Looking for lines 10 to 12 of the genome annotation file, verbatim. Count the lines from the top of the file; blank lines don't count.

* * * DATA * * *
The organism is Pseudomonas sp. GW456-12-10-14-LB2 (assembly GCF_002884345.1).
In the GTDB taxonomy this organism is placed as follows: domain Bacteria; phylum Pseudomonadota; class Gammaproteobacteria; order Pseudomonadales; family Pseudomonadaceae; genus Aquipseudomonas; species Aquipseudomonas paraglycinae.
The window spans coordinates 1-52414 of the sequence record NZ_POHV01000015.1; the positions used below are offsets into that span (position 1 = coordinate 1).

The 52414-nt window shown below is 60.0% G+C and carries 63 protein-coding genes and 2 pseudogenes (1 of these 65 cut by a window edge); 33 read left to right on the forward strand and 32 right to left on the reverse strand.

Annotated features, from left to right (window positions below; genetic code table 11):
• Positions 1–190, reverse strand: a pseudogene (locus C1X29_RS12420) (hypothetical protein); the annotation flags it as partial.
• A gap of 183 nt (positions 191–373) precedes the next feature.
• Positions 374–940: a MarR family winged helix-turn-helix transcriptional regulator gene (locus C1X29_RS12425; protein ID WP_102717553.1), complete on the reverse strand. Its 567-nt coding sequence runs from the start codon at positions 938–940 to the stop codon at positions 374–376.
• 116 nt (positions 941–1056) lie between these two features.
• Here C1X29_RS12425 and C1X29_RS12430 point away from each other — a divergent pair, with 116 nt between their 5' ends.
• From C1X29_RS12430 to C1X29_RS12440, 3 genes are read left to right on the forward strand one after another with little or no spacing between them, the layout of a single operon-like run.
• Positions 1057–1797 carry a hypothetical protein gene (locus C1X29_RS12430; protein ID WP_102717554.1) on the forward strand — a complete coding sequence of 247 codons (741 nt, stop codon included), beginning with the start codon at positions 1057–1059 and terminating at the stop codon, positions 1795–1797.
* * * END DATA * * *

• Here C1X29_RS12425 and C1X29_RS12430 point away from each other — a divergent pair, with 116 nt between their 5' ends.
• From C1X29_RS12430 to C1X29_RS12440, 3 genes are read left to right on the forward strand one after another with little or no spacing between them, the layout of a single operon-like run.
• Positions 1057–1797 carry a hypothetical protein gene (locus C1X29_RS12430; protein ID WP_102717554.1) on the forward strand — a complete coding sequence of 247 codons (741 nt, stop codon included), beginning with the start codon at positions 1057–1059 and terminating at the stop codon, positions 1795–1797.